Not long after the time of Caitanya Mahaprabhu, a king who was a Deity hater was going around and smashing Deities in temples. When the people of Remuna heard he was coming, they hid Gopinatha in a pond three miles away. The king was upset that he could not find Gopinatha, so he struck and partially broke Ramacandi, the Durga deity.
Meanwhile, a great devotee named Rasikananda received an order in a dream to excavate the pond where Gopinatha had been hidden. He recovered the Gopinatha Deity, built a temple for Him, and took charge of His worship.
Rasikananda was the foremost disciple of Syamananda, who had helped transport the writings of the Gosvamis from Vrndavana to Bengal. Syamananda had spread Krsna consciousness extensively in Orissa, where Rasikananda had become his disciple.
When Rasikananda decided it was time to leave the world, he went into the Gopinatha temple and disappeared. He had been performing sankirtana in the temple courtyard with seven of his associates, and now his associates were so overwhelmed by spiritual separation that they too gave up their bodies and entered the spiritual world.
The samadhis (tombs) of Rasikananda and these associates stand outside the temple. Each spring the people of Remuna hold a twelve-day festival to commemorate the passing of Rasikananda.
The best way to get to Remuna from Calcutta is to take a train from Howrah station to Baleshwar, about a five-hour trip, depending on the train. From Baleshwar one has to travel twelve kilometers to Remuna by taxi, auto riksha or bus.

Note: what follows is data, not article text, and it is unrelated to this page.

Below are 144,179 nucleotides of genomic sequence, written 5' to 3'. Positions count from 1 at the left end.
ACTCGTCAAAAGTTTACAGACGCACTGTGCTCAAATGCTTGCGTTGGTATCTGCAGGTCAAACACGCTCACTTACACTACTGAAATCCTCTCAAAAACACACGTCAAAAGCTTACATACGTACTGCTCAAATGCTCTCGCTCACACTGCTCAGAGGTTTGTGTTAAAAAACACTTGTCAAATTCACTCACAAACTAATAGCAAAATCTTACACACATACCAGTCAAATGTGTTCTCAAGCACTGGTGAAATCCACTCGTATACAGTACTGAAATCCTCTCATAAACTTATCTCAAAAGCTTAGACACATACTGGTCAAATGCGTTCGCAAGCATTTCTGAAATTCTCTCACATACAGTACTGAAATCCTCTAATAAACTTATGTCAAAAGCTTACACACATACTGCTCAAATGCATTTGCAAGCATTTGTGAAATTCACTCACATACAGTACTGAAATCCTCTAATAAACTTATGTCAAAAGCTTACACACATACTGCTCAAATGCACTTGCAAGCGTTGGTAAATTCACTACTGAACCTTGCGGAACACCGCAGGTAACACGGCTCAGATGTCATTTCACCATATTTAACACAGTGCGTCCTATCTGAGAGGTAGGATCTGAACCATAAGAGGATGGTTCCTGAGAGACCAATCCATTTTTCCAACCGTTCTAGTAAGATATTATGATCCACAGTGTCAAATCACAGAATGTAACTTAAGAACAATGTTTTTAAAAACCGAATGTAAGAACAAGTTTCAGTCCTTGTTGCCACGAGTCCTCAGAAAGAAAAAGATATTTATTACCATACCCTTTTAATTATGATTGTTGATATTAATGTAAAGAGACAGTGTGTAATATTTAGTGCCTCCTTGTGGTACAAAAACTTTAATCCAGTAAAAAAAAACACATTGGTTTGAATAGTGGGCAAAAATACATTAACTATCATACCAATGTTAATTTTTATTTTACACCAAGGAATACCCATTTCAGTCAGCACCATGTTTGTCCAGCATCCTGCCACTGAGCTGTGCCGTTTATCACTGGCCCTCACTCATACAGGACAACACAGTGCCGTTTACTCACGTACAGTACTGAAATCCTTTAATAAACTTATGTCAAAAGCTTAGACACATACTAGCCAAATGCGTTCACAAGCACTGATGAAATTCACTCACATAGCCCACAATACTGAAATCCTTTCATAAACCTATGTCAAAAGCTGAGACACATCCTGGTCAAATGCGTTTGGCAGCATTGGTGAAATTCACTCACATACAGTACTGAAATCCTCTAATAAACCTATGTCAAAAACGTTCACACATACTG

There’s a small guesthouse at the Gopinatha temple, and there are some good hotels in Baleshwar. You can get prasadam at the Gopinatha temple at midday and in the evening. You reserve your meal by paying in advance. You’ll get a plate of rice, dal, chutney, and two vegetable dishes.
The temple’s famous spiced condensed milk is available, in afternoon and evening, in small, medium, and large pots.
Evening Arti (worship) at the Ksira-cora Gopinatha temple is spectacular. Just before 7:00 P.M. the curtain draws closed. Two pujaris in the Deity room bang gongs, someone in the courtyard bangs a big drum, and a kirtana group sings and plays mrdanga drums and karatalas (hand cymbals), all together making a tremendous sound. At seven the curtain is whisked open. Everyone outside the Deity room offers obeisances, and the kirtana picks up again with full volume. The pujari offers incense and camphor while a second pujari stands behind him waving a camara (yak-tail whisk). Although the temple always has electricity, during the arati a man holds a traditional torch of oil-soaked cloth.
After the pujari has offered the incense, the curtain is closed while he lights the ghee lamp. Meanwhile the kirtana goes on, and when the door opens, the kirtana becomes intense bang! bang! bang!
The pujari offers the ghee lamp and then water in a conch shell. When he finishes, he walks through the kirtana courtyard, throwing the water on both sides, as all the devotees offer obeisances to get the water on their heads. The arati lasts about ten minutes.